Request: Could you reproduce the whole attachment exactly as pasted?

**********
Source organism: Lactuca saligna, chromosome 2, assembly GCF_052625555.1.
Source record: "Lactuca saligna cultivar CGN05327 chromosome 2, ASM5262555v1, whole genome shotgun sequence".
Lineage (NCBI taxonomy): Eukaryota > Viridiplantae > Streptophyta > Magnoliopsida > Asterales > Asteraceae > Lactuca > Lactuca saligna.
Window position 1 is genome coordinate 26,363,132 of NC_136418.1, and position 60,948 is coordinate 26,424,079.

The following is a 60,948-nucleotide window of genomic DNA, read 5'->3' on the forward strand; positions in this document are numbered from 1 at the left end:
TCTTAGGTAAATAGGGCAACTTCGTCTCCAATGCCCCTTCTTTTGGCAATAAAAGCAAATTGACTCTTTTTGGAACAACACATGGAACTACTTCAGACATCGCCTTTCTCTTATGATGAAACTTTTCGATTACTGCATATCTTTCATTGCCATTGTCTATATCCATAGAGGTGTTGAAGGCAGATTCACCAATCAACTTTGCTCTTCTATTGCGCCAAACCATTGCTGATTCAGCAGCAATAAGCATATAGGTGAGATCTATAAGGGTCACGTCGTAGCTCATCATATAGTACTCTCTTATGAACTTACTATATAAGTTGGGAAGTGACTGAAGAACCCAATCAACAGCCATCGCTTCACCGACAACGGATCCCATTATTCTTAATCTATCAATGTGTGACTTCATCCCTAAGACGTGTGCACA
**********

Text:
Source organism: Lactuca saligna, chromosome 2, assembly GCF_052625555.1.
Source record: "Lactuca saligna cultivar CGN05327 chromosome 2, ASM5262555v1, whole genome shotgun sequence".
Lineage (NCBI taxonomy): Eukaryota > Viridiplantae > Streptophyta > Magnoliopsida > Asterales > Asteraceae > Lactuca > Lactuca saligna.
Window position 1 is genome coordinate 26,363,132 of NC_136418.1, and position 60,948 is coordinate 26,424,079.

The following is a 60,948-nucleotide window of genomic DNA, read 5'->3' on the forward strand; positions in this document are numbered from 1 at the left end:
TCTTAGGTAAATAGGGCAACTTCGTCTCCAATGCCCCTTCTTTTGGCAATAAAAGCAAATTGACTCTTTTTGGAACAACACATGGAACTACTTCAGACATCGCCTTTCTCTTATGATGAAACTTTTCGATTACTGCATATCTTTCATTGCCATTGTCTATATCCATAGAGGTGTTGAAGGCAGATTCACCAATCAACTTTGCTCTTCTATTGCGCCAAACCATTGCTGATTCAGCAGCAATAAGCATATAGGTGAGATCTATAAGGGTCACGTCGTAGCTCATCATATAGTACTCTCTTATGAACTTACTATATAAGTTGGGAAGTGACTGAAGAACCCAATCAACAGCCATCGCTTCACCGACAACGGATCCCATTATTCTTAATCTATCAATGTGTGACTTCATCCCTAAGACGTGTGCACA